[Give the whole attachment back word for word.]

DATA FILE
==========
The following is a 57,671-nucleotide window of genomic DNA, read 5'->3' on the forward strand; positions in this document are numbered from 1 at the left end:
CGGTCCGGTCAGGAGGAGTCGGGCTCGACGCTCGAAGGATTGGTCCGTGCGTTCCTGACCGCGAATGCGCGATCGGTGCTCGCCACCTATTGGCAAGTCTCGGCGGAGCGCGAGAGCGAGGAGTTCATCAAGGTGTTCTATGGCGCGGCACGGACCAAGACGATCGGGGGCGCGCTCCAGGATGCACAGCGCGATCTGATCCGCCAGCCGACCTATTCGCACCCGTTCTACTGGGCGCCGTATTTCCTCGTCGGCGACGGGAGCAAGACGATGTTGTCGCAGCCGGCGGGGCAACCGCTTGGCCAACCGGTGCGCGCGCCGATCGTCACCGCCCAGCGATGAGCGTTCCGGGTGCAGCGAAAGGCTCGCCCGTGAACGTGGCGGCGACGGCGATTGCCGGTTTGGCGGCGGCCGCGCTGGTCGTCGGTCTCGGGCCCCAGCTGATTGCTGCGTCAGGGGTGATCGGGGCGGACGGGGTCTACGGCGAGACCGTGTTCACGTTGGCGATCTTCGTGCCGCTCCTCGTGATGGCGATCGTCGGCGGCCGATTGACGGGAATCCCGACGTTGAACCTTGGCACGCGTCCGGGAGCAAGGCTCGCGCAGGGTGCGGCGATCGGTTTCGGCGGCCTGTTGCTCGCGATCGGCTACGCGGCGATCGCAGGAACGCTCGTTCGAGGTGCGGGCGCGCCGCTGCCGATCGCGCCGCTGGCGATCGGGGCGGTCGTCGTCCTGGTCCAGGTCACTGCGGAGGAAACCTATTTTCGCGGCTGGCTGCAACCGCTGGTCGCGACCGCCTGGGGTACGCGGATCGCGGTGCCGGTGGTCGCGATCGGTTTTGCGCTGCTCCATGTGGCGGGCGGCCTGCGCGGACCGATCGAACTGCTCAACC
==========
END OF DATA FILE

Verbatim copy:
The following is a 57,671-nucleotide window of genomic DNA, read 5'->3' on the forward strand; positions in this document are numbered from 1 at the left end:
CGGTCCGGTCAGGAGGAGTCGGGCTCGACGCTCGAAGGATTGGTCCGTGCGTTCCTGACCGCGAATGCGCGATCGGTGCTCGCCACCTATTGGCAAGTCTCGGCGGAGCGCGAGAGCGAGGAGTTCATCAAGGTGTTCTATGGCGCGGCACGGACCAAGACGATCGGGGGCGCGCTCCAGGATGCACAGCGCGATCTGATCCGCCAGCCGACCTATTCGCACCCGTTCTACTGGGCGCCGTATTTCCTCGTCGGCGACGGGAGCAAGACGATGTTGTCGCAGCCGGCGGGGCAACCGCTTGGCCAACCGGTGCGCGCGCCGATCGTCACCGCCCAGCGATGAGCGTTCCGGGTGCAGCGAAAGGCTCGCCCGTGAACGTGGCGGCGACGGCGATTGCCGGTTTGGCGGCGGCCGCGCTGGTCGTCGGTCTCGGGCCCCAGCTGATTGCTGCGTCAGGGGTGATCGGGGCGGACGGGGTCTACGGCGAGACCGTGTTCACGTTGGCGATCTTCGTGCCGCTCCTCGTGATGGCGATCGTCGGCGGCCGATTGACGGGAATCCCGACGTTGAACCTTGGCACGCGTCCGGGAGCAAGGCTCGCGCAGGGTGCGGCGATCGGTTTCGGCGGCCTGTTGCTCGCGATCGGCTACGCGGCGATCGCAGGAACGCTCGTTCGAGGTGCGGGCGCGCCGCTGCCGATCGCGCCGCTGGCGATCGGGGCGGTCGTCGTCCTGGTCCAGGTCACTGCGGAGGAAACCTATTTTCGCGGCTGGCTGCAACCGCTGGTCGCGACCGCCTGGGGTACGCGGATCGCGGTGCCGGTGGTCGCGATCGGTTTTGCGCTGCTCCATGTGGCGGGCGGCCTGCGCGGACCGATCGAACTGCTCAACC